The BAF method at OCTO

The BAF (“slap in the face” in French) is a self-improvement method widely used at OCTO Technology.

Whenever a consultant feels like he lacks perfection in any way, he may present his peers what he did, how he did it and why he did it this way. Then coworkers (associates, juniors, seniors and trainees) discuss the consultant’s work and evaluate it. Then they use the Perfection Game method to assess it on a scale from 1 to 10 (1=worthless, 10=perfect) while giving useful tips on how to improve his work quality. The exercise is not only about spotting errors, it can also be about how to formulate an idea, find a way to engage a crowd or how to better manage a team. The main goal is to share ideas and knowledge thus improving everyone through communication.

Like a code review, it can be harsh to be subjected to criticism or honest feedback. Everyone should understand that the main objective is to spread knowledge without hard feelings or frustration.

BAFs can be used for improving virtually everything (technology choices, interviewing methods, communication, programming dilemmas, roadmap planning, etc.) and OCTO people thrive on improving themselves. OCTO motto being  “There is a better way”, that could explain why it is so popular amongst us.

Two examples:

When writing a blog article:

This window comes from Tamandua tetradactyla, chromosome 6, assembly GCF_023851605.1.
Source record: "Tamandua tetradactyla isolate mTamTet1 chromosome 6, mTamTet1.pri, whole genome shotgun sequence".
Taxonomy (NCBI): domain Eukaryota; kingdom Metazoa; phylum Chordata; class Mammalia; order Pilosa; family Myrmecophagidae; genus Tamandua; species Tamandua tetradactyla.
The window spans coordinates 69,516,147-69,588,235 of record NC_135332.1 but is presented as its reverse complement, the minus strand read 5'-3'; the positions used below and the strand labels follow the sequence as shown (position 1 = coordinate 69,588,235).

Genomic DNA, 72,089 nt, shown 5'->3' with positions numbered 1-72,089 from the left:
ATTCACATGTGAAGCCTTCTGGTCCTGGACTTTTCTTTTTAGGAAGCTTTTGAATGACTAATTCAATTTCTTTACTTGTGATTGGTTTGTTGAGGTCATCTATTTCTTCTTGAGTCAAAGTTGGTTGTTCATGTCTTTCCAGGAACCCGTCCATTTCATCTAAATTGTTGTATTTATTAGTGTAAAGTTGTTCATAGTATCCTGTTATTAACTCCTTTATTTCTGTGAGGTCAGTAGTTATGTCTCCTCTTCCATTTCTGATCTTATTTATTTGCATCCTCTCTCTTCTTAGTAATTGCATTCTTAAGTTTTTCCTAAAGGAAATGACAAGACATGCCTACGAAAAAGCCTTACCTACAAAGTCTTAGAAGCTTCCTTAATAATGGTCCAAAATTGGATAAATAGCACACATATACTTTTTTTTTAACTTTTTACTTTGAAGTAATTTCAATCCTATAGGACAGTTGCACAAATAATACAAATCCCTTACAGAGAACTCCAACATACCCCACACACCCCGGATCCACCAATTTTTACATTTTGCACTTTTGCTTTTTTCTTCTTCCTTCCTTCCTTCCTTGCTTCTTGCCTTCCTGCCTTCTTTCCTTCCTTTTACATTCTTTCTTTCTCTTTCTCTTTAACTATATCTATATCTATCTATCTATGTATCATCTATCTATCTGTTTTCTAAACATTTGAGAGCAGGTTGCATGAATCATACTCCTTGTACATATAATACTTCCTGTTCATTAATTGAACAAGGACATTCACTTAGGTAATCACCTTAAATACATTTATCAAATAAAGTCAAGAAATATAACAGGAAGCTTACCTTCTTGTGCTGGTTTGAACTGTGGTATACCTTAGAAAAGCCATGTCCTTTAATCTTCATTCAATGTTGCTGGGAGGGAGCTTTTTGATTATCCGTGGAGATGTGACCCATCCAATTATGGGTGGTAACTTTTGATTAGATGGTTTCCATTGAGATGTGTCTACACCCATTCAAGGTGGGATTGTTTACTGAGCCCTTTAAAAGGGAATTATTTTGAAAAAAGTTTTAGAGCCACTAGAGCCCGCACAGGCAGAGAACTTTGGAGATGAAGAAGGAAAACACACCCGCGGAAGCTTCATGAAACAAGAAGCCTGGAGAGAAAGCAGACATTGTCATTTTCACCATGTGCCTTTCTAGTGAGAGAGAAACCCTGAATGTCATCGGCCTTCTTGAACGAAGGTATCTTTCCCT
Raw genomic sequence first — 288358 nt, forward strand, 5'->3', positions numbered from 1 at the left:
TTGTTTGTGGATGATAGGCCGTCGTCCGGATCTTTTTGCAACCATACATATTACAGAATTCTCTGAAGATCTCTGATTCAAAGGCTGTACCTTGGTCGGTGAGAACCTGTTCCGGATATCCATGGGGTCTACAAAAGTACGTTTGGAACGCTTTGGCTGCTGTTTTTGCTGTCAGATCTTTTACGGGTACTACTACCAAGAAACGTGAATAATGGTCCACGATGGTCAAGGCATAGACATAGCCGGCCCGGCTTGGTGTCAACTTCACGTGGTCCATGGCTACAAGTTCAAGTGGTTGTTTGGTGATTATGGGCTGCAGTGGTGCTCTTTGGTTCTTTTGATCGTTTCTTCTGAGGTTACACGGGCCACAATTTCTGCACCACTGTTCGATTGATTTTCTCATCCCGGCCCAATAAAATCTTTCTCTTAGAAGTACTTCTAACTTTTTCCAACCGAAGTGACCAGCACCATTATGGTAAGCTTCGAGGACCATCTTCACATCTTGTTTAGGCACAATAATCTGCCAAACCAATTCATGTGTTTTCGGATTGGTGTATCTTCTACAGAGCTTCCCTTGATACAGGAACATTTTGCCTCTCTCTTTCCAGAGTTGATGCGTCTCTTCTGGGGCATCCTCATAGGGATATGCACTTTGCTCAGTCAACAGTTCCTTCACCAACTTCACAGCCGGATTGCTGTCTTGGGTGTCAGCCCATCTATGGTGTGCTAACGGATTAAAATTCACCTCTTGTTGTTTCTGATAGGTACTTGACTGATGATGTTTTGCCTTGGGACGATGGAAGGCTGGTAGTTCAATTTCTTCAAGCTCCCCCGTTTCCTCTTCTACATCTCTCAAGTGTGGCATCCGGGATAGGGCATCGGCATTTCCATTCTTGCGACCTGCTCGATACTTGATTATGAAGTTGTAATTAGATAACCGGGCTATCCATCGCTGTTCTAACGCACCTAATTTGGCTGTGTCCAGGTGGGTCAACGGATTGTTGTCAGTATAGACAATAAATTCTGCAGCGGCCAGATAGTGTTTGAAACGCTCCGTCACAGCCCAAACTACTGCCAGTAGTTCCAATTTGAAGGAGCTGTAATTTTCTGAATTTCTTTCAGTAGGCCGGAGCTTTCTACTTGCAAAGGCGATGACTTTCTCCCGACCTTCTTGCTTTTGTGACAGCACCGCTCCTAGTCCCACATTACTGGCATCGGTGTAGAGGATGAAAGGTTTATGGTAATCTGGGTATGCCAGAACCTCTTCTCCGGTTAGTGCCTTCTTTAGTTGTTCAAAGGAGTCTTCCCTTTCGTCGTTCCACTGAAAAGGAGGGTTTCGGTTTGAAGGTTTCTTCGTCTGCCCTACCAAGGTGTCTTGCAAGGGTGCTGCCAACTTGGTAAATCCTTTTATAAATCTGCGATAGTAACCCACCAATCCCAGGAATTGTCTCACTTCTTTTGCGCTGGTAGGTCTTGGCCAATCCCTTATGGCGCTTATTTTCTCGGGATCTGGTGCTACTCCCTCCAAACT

-Hi felllow coworker, I just wrote a blog article about BAFs, do you mind BAFing it?   

-I give you a score of 8 out of 10. I found your written English somewhat OK, the subject is interesting, the recursion is kinda fun and you gave examples. You would have scored 10 if you:

  • double-checked typos, for example “felllow” line 17.
  • talked more about how companies can use these methods.

When doing a consulting mission:

As a consulting company, clients often come to us to evaluate their application architectures, methodologies or technical choices. We usually address this through a mission but recently one of our clients specifically asked for a BAF of their .Net application architecture

Three OCTO senior architects invited our client’s developers and architects for a day, so that they could present us their company, objectives and architectural choices. Then everyone:

  • discussed the reasoning behind the choices made until now (“You may or may not have made the right choice, but why did you do it?”)
  • talked about alternative solutions (“Did you even consider this framework? If yes why did you refuse to use it?”)
  • drawn several architectural diagrams and discussed their pros and cons
  • read examples of code, considered their maintainability